Resident Comments

After several hours of presentations, a majority of the 30 residents who spoke to the Council still expressed some concern and many said they preferred to have the Town purchase the property.

Rick Liftig said that this is a complex issue, and having the town purchase the property would allow for the greatest control. Although Weiming might not pose a problem now, Liftig said, no one knows what might happen in the future if the property changes hands. “Purchasing now gives us flexibility, either for a sale or leasing situation.”

John Hegarty, who lives on Lawler Road right near the property, said as soon as he heard UConn would be selling he hoped it would be made into a beautiful park. He’s concerned that if Weiming purchases the campus, “I’m afraid of 500-700 adolescents moving behind our house. Who looks after them in the evenings,” he said.

“Weiming hasn’t even done feasibility studies and expects us to make a decision,” said Bob Tellar. He said he agrees with Council member Chris Williams, that the use of public schools in this way is “wholly unprecedented.”

Judy Wyman Kelly said she is all in favor of cultural exchange but finds Weiming’s boarding school model to be “problematic.” She urged the Town to purchase the property. “It’s very different when the parents are thousands of miles away. Do we have a wraparound system?”

Susannah Chen said it’s difficult to disentangle the purchase of the property from West Hartford Public Schools, and expressed concern that Weiming’s business model is backed by an education broker. She provided the Council with copies of brochures that appeared to be recruiting Chinese students as young as eighth grader to enroll in a program to come to West Hartford to attend their junior and senior year at Conard or Hall and take AP and ECE courses. Chen recommended that the Town purchase the property to retain control of the site.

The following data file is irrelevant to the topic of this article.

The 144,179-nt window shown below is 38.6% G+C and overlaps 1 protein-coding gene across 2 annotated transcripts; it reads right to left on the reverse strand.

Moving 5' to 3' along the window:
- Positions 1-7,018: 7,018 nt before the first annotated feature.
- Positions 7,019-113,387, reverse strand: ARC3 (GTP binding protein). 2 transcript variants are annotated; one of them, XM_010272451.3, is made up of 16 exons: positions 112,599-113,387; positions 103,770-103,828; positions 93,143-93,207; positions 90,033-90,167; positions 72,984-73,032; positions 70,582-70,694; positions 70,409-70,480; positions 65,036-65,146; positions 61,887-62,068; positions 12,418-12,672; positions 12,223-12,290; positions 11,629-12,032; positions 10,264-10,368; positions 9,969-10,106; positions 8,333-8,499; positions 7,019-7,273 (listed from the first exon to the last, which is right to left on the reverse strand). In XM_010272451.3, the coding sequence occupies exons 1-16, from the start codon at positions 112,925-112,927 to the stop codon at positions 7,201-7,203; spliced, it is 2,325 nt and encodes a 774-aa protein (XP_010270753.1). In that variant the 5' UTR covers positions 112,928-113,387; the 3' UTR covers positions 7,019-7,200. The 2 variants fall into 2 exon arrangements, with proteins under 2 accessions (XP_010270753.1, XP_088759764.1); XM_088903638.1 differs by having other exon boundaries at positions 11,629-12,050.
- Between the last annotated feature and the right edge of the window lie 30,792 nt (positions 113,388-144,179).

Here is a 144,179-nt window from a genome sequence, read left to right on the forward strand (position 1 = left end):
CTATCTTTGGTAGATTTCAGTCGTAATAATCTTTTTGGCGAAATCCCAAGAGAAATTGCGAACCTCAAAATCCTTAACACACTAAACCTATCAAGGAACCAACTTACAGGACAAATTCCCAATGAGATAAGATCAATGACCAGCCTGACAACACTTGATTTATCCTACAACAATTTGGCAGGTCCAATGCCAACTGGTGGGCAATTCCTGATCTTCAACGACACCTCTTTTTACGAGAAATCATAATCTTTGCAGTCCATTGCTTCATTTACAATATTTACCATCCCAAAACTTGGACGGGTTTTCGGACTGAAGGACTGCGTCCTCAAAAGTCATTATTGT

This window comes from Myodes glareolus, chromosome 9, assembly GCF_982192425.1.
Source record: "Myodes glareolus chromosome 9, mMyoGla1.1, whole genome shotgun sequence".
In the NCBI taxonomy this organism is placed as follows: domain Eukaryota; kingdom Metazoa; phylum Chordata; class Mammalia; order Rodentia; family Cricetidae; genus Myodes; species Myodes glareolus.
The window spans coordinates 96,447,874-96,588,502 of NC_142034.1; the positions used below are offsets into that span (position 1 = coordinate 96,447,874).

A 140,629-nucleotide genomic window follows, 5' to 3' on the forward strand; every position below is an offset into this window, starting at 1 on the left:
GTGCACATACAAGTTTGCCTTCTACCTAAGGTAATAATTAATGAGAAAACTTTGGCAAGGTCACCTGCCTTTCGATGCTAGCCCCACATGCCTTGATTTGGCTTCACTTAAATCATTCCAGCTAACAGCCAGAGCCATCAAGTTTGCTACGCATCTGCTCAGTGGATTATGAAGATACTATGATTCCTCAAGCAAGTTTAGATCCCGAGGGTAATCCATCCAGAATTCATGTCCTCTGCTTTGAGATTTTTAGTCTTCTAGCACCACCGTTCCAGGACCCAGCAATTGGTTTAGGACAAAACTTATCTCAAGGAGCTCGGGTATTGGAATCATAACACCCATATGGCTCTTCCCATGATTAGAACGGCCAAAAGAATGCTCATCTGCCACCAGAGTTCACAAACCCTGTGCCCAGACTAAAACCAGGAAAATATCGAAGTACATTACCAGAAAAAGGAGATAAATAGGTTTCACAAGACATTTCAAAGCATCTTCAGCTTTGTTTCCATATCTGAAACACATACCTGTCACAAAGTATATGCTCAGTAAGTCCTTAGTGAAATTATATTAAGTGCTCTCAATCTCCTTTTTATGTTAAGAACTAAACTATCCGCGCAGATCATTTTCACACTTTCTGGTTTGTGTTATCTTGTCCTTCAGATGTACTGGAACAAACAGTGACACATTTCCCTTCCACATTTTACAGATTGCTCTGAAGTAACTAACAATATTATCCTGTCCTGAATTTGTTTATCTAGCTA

Other residents supported Weiming’s plan, with some reservations.

“It seems to me that Weiming is floating a lot of general ideas but does not have the numbers,” said resident Claudia Lange. She said that while the deal could be good for the town, issuing visas is a very big deal and something that needs to be dealt with very carefully. She said the process has not been very transparent, and feels there are “many details the town and schools are not aware of yet.”

Terry Schmitt, a former member of the West Hartford Board of Education, said that after listening to the presentations he realized “there’s an awful lot we don’t know.” The Town wouldn’t know what to do with the property and Weiming wasn’t clear about their plan, he said.

“Given those two options it seems to me the responsible thing is for the town to let Weiming buy this property. Buying it for $12.6 milion we don’t have,” he said. Schmitt said he does think it would work out.

Danielle Wu, a third-generation West Hartford resident whose husband is Chinese, expressed some of the strongest support for Weiming and disappointment by some of the other comment. “I feel a lot of talk xenophonia,” she said.